I jumped in the shuttle and hit the porta-potty as soon as I got to the starting line… SUCCESS! I talked to a couple of people including a very joyful man from India who was running his third marathon and didn’t care about pace or anything else, he was in for the fun. 

The race started at 7:10 a.m. and I was feeling good. The first few miles where mostly downhill and on pavement. When I hit the 6 mile point I was in for a PR. I didn’t start too fast at all; I was just very comfortable holding a 7:57 min./mile pace.

When I got to mile 8 everything changed. I knew a PR was not going to happen but I could still meet my A goal. I felt my legs slowing down a bit because we got on a trail. It was a beautiful and peaceful place. We had a river next to us and all you could hear was our feet hitting the dirt over and over again… And then mile 9 happened. This is when everything started going downhill.

I felt a strong stitch on my left rib area. I rarely get this when running because I feel that I have a good breathing pattern and when a stitch starts I know how to get rid of it. I tried every single technique I knew but the pain was still there. I was able to deal with it for like a mile but it was hurting so bad that I had to stop. Completely. I couldn’t even walk so I just stretched, breathe, etc. Then I started walking and eventually jogging but the pain came again.

I did this around 5 times until I had a mental breakdown and tears started rolling down my eyes. I trained so hard all summer long for this moment, this goal that I knew I was not going to be able to achieve. I struggled for about 10 miles. I really wanted to stop at mile 13 and just finish the half marathon but the race was point to point and the half course didn't start until mile 13.

When I got to the half way mark I saw a porta potty and I stopped to see if I could throw up. I was feeling weak and frustrated but when I started walking towards it I realized that I’d never in a million years throw up there so I jogged back to the trail.

At mile 21 all of the sudden I started feeling good again so I decided to set a B goal: to finish under 3:50. This was less than ideal but at least at this point I knew I was going to be able to finish. I held an average of 8:45 min. mile for the last 10k until I crossed the finish line. Official time: 3:51:15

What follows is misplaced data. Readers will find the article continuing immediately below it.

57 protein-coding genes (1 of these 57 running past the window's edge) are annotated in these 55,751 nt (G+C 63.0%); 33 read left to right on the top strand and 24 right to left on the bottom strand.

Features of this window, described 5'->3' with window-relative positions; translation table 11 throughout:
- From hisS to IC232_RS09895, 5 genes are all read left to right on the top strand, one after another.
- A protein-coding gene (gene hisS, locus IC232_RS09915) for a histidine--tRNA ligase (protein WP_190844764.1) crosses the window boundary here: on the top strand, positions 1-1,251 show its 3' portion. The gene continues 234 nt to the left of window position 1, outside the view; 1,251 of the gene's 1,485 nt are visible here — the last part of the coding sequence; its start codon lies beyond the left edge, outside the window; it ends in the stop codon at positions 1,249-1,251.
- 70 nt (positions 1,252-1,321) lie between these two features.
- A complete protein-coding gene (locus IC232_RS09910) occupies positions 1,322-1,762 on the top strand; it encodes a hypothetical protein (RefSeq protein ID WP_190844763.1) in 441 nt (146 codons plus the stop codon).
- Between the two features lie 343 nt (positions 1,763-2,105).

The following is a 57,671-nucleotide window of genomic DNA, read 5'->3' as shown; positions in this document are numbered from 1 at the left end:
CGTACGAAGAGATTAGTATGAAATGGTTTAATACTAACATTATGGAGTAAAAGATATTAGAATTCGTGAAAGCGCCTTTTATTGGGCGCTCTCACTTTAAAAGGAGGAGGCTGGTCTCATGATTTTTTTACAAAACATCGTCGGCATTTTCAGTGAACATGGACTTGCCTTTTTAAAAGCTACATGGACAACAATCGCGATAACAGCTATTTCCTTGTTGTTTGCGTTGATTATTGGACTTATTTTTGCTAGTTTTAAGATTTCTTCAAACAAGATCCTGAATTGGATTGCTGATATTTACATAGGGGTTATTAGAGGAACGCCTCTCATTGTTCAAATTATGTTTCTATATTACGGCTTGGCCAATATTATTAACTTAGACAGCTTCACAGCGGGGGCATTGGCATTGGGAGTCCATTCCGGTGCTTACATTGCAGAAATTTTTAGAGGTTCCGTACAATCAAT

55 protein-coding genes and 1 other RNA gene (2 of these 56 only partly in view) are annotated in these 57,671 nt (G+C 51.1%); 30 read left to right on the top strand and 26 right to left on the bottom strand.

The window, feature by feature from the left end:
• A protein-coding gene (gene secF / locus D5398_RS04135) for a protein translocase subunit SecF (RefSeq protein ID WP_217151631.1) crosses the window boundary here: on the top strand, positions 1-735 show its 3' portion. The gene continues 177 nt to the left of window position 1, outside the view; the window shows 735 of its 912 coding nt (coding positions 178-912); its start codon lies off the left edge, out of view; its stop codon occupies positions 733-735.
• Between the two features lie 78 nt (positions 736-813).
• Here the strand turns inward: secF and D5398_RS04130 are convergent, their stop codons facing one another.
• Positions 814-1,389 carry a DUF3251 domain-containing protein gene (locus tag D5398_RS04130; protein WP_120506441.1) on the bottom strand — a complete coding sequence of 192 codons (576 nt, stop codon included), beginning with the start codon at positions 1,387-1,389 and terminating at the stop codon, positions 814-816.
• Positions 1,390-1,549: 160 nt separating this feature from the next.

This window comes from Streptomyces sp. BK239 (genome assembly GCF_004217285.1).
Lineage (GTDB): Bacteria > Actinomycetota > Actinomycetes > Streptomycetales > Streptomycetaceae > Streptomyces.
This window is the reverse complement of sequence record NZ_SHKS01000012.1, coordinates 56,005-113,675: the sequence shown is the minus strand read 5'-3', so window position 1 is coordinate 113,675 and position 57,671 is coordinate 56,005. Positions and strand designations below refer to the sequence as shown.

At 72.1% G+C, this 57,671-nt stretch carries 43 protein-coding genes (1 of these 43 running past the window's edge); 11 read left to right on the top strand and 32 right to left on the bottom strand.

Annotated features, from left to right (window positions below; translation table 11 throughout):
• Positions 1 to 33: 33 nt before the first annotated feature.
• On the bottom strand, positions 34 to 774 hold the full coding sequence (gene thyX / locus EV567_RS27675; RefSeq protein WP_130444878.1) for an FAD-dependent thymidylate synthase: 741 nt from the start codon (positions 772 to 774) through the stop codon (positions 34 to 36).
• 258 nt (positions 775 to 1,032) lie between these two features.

I’ve never been so happy of crossing the finish line of a marathon and eating my traditional veggie burger. I still feel a bit frustrated because I only trained for 3 weeks for my last minute spring marathon and I finished it only a minute slower… It doesn’t make much sense, right?

The race was 80% on a trail and 90% of this trail wasn't paved . There were a few short hills but it was pretty much flat. What I believe got me was the heat and humidity. I’m used to training in these conditions but I’ve never pushed myself for so many miles in a hot weather like that. At each water station I found myself drinking 3 full cups of water. This wasn’t good because then I felt full and sluggish so it was hard to run fast but if I didn’t I was running the risk of passing out.

At mile 23 I saw a woman on the floor surrounded by paramedics. That’s when I realized that I should be thankful to finish the race without any major injuries. The shin didn’t bother me but I definitely got a bit of a kneed pain after mile 15.

Sometimes you win, sometimes you lose and the bad experiences usually come with the biggest lessons. I know I can’t perform at my best in every single race so definitely this was not a good day for me.

The race itself was great for those who enjoy trail running and it was very well organized. Now, what’s next? Savannah Rock ‘n’ Roll! If you’re thinking about entering any of the races during that weekend use promo code TRENDYSMOOTHIE at checkout to get $15 off your registration!